This winter is threatening to be more severe than in previous years, so it’s worth being prepared. Apart from the obvious of making sure your can is fully serviced and up-together, you can still come unstuck if you don’t follow these simple rules:
DO’S & DON’TS:
- DO make sure you have sufficient washer fluid and make sure the concentration is at least 15%, otherwise, the fluid may well freeze.
- DON’T operate the washers if the fluid is frozen, otherwise, you’ll very quickly burn the motor out, if it can’t turn freely.
- DON’T operate the wipers if the screen is frozen, as you’ll likely rip the rubbers if the blades are frozen to the screen. Also, don’t use the wipers to clear a heavy snowfall as the weight of snow will put massive pressure on the wiper motor and linkage – and you’ll most likely bend the wiper arms since wiper motors have considerable torque.
- Can you use hot water to clear your screen of ice? YES YOU CAN – BUT NOT OUT OF THE KETTLE! It’s perfectly safe to use water from the hot tap, but no hotter than your hand can stand; I do it every winter and I’ve not cracked a screen in 20 years. Laminated glass will stand hand-hot water no problem. Pour from a jug across the top of the screen and allow it to run down until all the ice has cleared. NOW you can use your wipers.
- The Tail-Gate wiper: Oh boy! THE MOST abused piece of equipment on any car. How many times have I seen the poor old tailgate wiper scraping its way across a dry screen, long after the rain has stopped? One Discovery went all the way from the M5 to the Lake District wiping a dry screen – 200 miles! Look guys and gals, you only need to wipe the rear now and again, because windscreen glass is actually quite soft and scratches easily – and wiping a dry screen with no water to lubricate its travel, the motor gets hot and the linkage rapidly wears. LOOK IN THR MIRROR once in the while and TURN IT OFF.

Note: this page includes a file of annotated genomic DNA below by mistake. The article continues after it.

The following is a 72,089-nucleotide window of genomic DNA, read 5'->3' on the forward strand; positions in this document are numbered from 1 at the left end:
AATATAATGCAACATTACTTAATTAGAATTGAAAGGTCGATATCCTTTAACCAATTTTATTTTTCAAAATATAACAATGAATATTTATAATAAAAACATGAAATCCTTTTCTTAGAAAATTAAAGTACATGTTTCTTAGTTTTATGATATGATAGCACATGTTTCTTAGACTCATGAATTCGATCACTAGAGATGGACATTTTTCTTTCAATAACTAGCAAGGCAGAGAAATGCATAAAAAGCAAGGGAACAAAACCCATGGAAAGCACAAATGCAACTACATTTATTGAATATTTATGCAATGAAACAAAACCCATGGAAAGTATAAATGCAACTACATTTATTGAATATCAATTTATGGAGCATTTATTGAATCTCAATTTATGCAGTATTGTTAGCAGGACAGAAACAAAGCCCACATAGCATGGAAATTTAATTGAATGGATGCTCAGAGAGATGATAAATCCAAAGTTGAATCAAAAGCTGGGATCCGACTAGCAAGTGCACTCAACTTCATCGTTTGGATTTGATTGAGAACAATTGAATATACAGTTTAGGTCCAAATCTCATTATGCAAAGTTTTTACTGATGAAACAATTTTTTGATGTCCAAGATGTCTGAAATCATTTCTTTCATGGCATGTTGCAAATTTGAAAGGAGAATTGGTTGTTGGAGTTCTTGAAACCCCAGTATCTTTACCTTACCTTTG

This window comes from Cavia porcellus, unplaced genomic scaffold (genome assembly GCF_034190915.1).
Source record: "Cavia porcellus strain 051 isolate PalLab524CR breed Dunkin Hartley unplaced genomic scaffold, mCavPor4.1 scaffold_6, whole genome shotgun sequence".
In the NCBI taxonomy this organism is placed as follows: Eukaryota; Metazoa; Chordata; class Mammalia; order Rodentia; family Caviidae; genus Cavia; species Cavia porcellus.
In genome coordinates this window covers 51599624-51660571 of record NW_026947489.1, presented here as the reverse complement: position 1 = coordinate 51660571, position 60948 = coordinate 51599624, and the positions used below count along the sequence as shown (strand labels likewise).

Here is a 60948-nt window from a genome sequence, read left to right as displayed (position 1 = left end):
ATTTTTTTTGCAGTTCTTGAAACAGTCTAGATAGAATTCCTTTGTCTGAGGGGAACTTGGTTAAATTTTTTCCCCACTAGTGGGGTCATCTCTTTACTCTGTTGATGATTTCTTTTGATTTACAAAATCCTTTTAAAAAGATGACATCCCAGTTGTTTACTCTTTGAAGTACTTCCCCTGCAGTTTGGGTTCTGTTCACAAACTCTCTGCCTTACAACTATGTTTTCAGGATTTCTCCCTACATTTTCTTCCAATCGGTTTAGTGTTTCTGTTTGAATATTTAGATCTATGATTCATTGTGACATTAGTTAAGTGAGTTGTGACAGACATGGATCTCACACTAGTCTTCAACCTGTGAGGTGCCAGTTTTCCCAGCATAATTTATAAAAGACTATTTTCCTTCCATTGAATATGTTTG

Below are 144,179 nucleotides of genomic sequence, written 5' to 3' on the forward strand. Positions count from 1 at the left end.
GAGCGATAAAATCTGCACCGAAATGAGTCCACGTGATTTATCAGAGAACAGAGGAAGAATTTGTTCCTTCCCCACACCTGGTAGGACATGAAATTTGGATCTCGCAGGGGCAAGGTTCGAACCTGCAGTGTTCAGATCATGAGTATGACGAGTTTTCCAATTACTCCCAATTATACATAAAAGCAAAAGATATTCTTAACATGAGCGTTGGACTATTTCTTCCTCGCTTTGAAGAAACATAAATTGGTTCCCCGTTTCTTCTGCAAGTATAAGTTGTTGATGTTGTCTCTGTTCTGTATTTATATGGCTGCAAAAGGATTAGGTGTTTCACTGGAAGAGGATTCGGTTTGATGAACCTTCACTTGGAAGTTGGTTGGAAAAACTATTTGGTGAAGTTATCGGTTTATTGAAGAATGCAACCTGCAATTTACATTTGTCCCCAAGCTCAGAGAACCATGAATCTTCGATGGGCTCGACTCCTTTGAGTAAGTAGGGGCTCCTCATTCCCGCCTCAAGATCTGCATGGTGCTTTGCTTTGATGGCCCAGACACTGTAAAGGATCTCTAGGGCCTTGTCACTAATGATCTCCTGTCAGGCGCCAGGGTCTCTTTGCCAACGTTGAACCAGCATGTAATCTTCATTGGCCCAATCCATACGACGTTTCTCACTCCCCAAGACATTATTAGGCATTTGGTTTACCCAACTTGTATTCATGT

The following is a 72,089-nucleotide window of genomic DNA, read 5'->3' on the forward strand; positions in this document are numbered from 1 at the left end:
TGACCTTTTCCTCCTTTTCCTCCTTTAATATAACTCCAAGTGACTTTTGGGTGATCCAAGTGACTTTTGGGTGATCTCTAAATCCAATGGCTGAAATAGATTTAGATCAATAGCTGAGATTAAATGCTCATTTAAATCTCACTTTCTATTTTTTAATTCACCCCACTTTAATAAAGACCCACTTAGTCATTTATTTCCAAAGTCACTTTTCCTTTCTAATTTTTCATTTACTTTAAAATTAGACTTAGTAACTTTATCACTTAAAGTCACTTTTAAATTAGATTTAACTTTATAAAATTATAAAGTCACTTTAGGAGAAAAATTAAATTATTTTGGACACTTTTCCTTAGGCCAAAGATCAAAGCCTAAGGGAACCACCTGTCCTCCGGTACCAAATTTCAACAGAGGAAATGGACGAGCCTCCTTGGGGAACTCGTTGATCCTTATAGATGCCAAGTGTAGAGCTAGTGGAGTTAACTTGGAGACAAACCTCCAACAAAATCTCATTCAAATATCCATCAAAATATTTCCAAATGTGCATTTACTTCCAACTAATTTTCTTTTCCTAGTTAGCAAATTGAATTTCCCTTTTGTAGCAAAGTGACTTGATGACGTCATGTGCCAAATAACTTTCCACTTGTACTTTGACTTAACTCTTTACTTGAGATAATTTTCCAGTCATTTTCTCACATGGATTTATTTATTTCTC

The basic truth is: normal summer tyres are simply no good in snow, but if you don’t want to go to the fag of fitting a set of winter tyres, there are some cheap alternatives which will get you home when everyone else is stuck. I say forget chains unless you:
- Do a lot of winter driving in mountainous regions (Scotland, Lakes, Snowdonia or the Alps), and
- Are familiar with fitting and adjusting them, particularly when it’s night-time and snowing hard
Now there is a relatively simple solution: Very large re-useable ‘Snow ‘Zip Ties’, usually bright orange – and the best bit is: you can buy a set on-line for about a tenner. You don’t have to be ‘Brain of Britain’ to fit them; (if you can put a zip-tie together, you’re halfway there), but you do have to grovel a bit. BUT – they do work surprisingly well and WILL get you out of trouble. Don’t forget to remove them once the snow starts to melt, otherwise, they’ll wear out quite quickly.